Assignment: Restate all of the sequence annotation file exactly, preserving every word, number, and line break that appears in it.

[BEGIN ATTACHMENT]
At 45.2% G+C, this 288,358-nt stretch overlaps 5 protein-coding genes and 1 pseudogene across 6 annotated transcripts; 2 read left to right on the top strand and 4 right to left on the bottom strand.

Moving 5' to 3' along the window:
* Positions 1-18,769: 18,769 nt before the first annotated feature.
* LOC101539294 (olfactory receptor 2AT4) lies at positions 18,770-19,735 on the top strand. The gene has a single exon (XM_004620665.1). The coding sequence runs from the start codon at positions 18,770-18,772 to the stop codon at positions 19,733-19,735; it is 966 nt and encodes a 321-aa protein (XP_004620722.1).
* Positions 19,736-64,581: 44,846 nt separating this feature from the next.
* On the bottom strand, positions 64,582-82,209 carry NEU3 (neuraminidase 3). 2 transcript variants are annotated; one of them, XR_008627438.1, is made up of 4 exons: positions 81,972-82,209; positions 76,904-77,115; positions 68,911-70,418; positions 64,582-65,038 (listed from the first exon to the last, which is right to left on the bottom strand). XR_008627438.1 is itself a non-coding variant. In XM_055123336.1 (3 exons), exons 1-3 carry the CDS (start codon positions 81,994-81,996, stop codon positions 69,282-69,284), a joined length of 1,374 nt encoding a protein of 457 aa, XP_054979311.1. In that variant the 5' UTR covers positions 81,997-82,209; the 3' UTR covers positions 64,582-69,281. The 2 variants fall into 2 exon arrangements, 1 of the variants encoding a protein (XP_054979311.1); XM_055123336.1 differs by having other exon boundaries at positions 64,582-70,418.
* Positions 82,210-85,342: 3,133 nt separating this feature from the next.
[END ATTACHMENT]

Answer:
At 45.2% G+C, this 288,358-nt stretch overlaps 5 protein-coding genes and 1 pseudogene across 6 annotated transcripts; 2 read left to right on the top strand and 4 right to left on the bottom strand.

Moving 5' to 3' along the window:
* Positions 1-18,769: 18,769 nt before the first annotated feature.
* LOC101539294 (olfactory receptor 2AT4) lies at positions 18,770-19,735 on the top strand. The gene has a single exon (XM_004620665.1). The coding sequence runs from the start codon at positions 18,770-18,772 to the stop codon at positions 19,733-19,735; it is 966 nt and encodes a 321-aa protein (XP_004620722.1).
* Positions 19,736-64,581: 44,846 nt separating this feature from the next.
* On the bottom strand, positions 64,582-82,209 carry NEU3 (neuraminidase 3). 2 transcript variants are annotated; one of them, XR_008627438.1, is made up of 4 exons: positions 81,972-82,209; positions 76,904-77,115; positions 68,911-70,418; positions 64,582-65,038 (listed from the first exon to the last, which is right to left on the bottom strand). XR_008627438.1 is itself a non-coding variant. In XM_055123336.1 (3 exons), exons 1-3 carry the CDS (start codon positions 81,994-81,996, stop codon positions 69,282-69,284), a joined length of 1,374 nt encoding a protein of 457 aa, XP_054979311.1. In that variant the 5' UTR covers positions 81,997-82,209; the 3' UTR covers positions 64,582-69,281. The 2 variants fall into 2 exon arrangements, 1 of the variants encoding a protein (XP_054979311.1); XM_055123336.1 differs by having other exon boundaries at positions 64,582-70,418.
* Positions 82,210-85,342: 3,133 nt separating this feature from the next.